Friday Challenge: Always Something to Prove

imageI have been researching homeschoolers’ academic achievements lately to diffuse some expressed concern about what options will be available to my children later on. I am a public school supporter, and we are registered with the public board therefore I consider us “public schoolers”, and I don’t like comparing in-school students with home school students. There are brilliant teachers out there who benefit the lives of children everyday. Unfortunately, comparative analysis is the format within which I find much of the evidence that homeschoolers have a great chance of academic success. For instance:

  • Homeschoolers score 30-40% higher on standardized achievement tests than imagetheir peers. Homeschoolers score in the 89th percentile, while public schoolers score in the 50th percentile (“Homeschooling Works” and “Progress Report 2009”, http://www.hslda.org)
  • According to the U.S. department of education, homeschoolers on average test 1 year ahead of their peers. The longer they homeschool the wider the gap. By 8th grade they score on average 4 years ahead of their peers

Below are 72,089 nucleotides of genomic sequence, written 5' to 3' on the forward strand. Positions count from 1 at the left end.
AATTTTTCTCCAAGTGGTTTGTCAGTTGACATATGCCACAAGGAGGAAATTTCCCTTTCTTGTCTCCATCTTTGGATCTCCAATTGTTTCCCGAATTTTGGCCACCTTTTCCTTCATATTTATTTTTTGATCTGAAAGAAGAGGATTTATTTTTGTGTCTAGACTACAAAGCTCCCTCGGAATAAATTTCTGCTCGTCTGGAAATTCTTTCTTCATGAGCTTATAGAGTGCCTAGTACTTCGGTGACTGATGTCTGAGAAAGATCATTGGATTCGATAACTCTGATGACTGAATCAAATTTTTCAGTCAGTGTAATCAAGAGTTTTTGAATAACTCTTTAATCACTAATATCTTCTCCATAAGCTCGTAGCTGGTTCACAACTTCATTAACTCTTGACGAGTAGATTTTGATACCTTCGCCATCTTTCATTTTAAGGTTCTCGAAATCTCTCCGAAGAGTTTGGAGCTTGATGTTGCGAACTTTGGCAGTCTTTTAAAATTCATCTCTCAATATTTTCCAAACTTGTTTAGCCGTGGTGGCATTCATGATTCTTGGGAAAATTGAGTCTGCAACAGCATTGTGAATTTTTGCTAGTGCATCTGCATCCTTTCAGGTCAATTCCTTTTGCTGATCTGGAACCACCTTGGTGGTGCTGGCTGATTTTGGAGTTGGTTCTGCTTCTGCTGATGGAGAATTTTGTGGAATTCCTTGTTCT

• The best schools in North America including Harvard, Princeton, Yale, Stanford, Berkley, MIT and Duke actively recruit homeschoolers. In Canada there are homeschool admittance policies for every school I looked into, including McMaster, University of Toronto, University of Ottawa, Carleton University, Brock university, WIlifred Laurier and Mcgill with the exception only of Queens. According to the “Ontario Federation of Teaching Parents”, Canadian universities also actively recruit homeschoolers
  • A higher percentage of homeschoolers graduate from colleges and universities than their peers, and once in college or university, homeschoolers maintain a higher GPA than their peers (“homeschool population report 2010” – http://www.NHERI.org).
  • In public school, socio-economic factors correlate with the success of the student. Not so in homeschooling families. The educational outcomes of homeschoolers do not correlate with factors such as parents education or income levels, (“Homeschooling: From Extreme to Mainstream”, http://www.fraserinstitute.org ).